Posts Tagged ‘DNR’

CPR Efforts May Have Violated Nursing Home Rights Law

DECEMBER 22, 2003 VOLUME 11, NUMBER 25

Many of our clients have a visceral reaction to the idea that they might be “kept alive by machines” after they are no longer able to make health care decisions for themselves. That is why they sign “advance directives” like health care powers of attorney and living wills. The whole point of such documents is to convey the patient’s wishes about the type of treatment to be provided—or withheld.

Doris Lee had signed an advance directive before she was admitted to Riverview Care Center. The Louisiana woman had been very specific about what care she wanted. Her advance directive said, in part: “Do not use a respirator. Do not use dialysis. Do not use feeding tube. Do not use CPR.”

Late one night, aides at Riverview found Ms. Lee unresponsive and decided they needed help to revive her. They called 911, and emergency medical technicians responded. They did exactly what they are trained to do—they began CPR (cardiopulmonary resuscitation), administered chest compressions, placed a breathing tube and even a tube to deliver fluids. When Ms. Lee’s daughter arrived and demanded that the treatment be stopped, Ms. Lee was allowed to die without further intervention.

Ms. Lee’s daughters sued the nursing home for violating the instructions contained in Ms. Lee’s advance directives. The nursing home sought dismissal of the lawsuit, arguing that the question first had to be submitted to a medical review panel by state law.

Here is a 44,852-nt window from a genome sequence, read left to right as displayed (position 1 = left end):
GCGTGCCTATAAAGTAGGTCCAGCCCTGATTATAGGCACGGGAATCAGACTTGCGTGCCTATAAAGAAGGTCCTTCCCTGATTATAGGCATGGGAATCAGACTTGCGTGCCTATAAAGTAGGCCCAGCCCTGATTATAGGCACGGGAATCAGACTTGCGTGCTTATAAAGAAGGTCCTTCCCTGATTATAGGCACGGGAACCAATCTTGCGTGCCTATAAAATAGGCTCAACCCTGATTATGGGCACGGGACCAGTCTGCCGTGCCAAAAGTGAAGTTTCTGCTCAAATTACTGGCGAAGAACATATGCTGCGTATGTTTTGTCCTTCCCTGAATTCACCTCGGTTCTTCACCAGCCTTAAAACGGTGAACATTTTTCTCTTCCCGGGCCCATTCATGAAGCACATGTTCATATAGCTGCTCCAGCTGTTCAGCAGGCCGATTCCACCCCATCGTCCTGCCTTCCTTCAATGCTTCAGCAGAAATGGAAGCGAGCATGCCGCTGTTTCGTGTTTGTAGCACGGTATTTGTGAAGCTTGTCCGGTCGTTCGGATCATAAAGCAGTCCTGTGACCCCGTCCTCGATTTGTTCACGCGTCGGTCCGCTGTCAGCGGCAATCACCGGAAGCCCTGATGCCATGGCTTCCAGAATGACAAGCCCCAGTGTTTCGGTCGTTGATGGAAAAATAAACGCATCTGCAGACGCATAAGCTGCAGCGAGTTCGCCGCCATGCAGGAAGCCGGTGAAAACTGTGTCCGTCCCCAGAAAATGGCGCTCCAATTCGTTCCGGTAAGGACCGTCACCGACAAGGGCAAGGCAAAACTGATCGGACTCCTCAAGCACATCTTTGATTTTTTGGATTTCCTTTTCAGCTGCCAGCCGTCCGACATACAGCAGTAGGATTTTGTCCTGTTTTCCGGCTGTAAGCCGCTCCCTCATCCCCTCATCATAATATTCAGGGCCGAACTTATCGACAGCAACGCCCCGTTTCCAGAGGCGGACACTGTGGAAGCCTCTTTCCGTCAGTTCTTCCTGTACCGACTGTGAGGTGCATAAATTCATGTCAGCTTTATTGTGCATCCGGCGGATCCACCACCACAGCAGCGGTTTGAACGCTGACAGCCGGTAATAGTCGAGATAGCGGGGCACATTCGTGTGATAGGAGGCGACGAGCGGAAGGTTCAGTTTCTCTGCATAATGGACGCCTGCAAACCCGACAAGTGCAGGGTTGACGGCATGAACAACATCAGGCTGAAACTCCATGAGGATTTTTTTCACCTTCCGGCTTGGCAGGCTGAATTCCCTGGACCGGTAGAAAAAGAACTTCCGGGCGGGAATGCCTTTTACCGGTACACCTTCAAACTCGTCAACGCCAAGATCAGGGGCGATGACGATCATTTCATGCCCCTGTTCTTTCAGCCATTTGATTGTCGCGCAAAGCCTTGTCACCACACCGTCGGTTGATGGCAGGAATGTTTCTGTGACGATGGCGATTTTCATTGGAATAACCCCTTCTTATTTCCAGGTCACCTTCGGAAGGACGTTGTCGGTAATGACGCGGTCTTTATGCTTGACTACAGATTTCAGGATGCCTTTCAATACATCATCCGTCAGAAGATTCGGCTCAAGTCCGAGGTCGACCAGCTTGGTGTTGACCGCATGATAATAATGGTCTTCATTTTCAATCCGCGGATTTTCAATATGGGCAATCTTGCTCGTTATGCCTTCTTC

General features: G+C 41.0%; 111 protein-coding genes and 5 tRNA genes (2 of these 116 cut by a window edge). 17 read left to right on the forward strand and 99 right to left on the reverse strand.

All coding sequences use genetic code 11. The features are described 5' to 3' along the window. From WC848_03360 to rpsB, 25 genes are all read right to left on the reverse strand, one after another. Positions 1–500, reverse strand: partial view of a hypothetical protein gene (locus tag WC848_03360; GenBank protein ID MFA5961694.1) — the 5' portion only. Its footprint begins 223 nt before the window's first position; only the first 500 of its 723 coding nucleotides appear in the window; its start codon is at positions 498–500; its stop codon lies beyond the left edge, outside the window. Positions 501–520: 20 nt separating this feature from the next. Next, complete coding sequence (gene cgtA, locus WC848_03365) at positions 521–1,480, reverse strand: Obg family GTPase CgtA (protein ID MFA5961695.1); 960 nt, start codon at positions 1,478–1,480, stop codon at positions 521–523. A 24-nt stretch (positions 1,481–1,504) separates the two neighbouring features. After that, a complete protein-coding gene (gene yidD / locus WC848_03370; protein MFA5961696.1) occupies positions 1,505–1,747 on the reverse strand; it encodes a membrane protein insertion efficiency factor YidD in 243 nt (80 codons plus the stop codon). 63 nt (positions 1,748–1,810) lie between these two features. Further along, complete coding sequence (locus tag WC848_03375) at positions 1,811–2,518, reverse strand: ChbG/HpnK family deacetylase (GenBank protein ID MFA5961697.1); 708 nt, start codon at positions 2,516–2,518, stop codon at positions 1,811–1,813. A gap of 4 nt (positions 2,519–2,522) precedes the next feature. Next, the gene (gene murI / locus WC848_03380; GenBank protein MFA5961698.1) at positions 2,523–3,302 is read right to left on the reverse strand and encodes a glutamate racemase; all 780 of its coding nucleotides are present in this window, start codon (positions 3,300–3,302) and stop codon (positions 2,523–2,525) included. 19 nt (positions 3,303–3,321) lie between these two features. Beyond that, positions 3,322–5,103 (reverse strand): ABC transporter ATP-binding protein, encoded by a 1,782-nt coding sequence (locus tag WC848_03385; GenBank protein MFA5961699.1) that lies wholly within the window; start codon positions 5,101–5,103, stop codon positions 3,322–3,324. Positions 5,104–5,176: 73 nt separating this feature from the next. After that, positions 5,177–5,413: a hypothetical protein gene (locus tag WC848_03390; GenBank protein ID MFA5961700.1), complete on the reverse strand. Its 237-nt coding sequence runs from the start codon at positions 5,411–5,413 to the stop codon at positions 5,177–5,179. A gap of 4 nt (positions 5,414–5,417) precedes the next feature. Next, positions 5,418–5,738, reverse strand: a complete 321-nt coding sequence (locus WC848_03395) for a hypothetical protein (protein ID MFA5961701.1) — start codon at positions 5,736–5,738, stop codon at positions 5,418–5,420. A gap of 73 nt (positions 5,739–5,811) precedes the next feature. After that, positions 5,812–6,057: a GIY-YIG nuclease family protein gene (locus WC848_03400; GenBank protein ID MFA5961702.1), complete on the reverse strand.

The Louisiana Court of Appeals disagreed and ordered that the case proceed to trial. Ms. Lee’s daughters were not claiming medical malpractice, ruled the Court, but breach of contract and a violation of the Nursing Home Residents Bill of Rights. Terry v. Red River Center Corporation, December 10, 2003.

The significance of Ms. Lee’s case is subtle, but important. If her daughters’ claim was really a malpractice action, it would be judged by comparing the nursing home’s behavior to the prevailing standard of care among similar facilities. It would also be subject to special state procedural rules (similar to those adopted in Arizona) designed to make it harder for patients to successfully sue for malpractice.

If, however, the claim is based on contract principles or the rights contained in the Nursing Home Residents Bill of Rights, the questions become much simpler. Did the facility have a duty to follow Ms. Lee’s instructions? Did they know what those instructions were? And, finally, did they fail to honor her advance directives? Those are the questions to be posed at trial.

Arizona’s “Orange Form” Permits Withholding Of CPR

JUNE 5, 2000 VOLUME 7, NUMBER 49

Living wills and health care powers of attorney may take care of most of the end-of-life medical decisions you (or a loved one) will face. But for many patients the final medical decisions must be made outside of the hospital setting. Rather than doctors and nurses, the treatment team may consist entirely of paramedics (or emergency medical technicians—”EMTs”).